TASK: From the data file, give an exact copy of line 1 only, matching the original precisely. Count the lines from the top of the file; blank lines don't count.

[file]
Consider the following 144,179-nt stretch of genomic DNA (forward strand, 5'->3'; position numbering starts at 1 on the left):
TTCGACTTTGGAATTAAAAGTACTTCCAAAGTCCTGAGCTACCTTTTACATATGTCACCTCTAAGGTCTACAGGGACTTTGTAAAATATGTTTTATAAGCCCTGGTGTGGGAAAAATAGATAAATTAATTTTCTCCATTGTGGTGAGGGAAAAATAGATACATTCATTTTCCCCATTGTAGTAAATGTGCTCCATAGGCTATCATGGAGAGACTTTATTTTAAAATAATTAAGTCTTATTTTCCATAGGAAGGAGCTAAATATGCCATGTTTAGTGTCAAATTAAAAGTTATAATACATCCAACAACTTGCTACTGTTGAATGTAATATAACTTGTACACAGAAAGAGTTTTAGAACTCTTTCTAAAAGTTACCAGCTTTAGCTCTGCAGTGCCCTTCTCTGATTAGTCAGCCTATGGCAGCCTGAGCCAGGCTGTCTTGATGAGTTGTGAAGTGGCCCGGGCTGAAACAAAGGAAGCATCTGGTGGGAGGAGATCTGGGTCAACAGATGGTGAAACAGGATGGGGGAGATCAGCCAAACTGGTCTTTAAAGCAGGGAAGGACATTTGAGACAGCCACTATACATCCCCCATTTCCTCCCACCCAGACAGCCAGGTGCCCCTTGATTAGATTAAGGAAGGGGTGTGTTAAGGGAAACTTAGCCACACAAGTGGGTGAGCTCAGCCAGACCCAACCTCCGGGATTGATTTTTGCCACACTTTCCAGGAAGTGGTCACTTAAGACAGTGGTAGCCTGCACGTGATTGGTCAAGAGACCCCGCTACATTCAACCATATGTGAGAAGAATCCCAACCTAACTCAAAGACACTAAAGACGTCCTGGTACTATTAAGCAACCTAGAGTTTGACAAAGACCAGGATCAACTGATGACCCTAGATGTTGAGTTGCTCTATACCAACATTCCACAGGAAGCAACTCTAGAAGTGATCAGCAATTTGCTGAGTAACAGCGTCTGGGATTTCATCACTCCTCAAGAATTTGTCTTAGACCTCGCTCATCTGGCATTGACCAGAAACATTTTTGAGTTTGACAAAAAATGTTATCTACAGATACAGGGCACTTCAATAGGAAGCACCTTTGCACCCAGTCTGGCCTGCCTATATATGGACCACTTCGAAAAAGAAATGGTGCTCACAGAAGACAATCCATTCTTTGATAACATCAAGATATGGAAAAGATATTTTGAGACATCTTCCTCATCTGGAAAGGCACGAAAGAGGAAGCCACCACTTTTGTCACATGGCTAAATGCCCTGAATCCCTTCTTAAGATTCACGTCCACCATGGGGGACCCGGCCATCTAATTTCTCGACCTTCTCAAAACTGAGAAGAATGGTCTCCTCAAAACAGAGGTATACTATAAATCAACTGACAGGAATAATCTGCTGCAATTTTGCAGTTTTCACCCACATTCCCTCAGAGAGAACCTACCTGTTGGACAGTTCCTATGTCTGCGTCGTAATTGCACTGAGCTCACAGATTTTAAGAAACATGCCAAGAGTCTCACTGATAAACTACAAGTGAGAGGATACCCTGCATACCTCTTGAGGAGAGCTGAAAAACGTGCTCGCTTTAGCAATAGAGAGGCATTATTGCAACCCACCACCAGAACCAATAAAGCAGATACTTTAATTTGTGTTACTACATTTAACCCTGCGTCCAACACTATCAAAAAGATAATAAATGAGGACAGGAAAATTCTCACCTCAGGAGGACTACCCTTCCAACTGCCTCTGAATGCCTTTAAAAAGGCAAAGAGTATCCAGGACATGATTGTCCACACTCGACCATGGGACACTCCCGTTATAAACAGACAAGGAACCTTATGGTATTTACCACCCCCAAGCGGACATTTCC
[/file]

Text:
Consider the following 144,179-nt stretch of genomic DNA (forward strand, 5'->3'; position numbering starts at 1 on the left):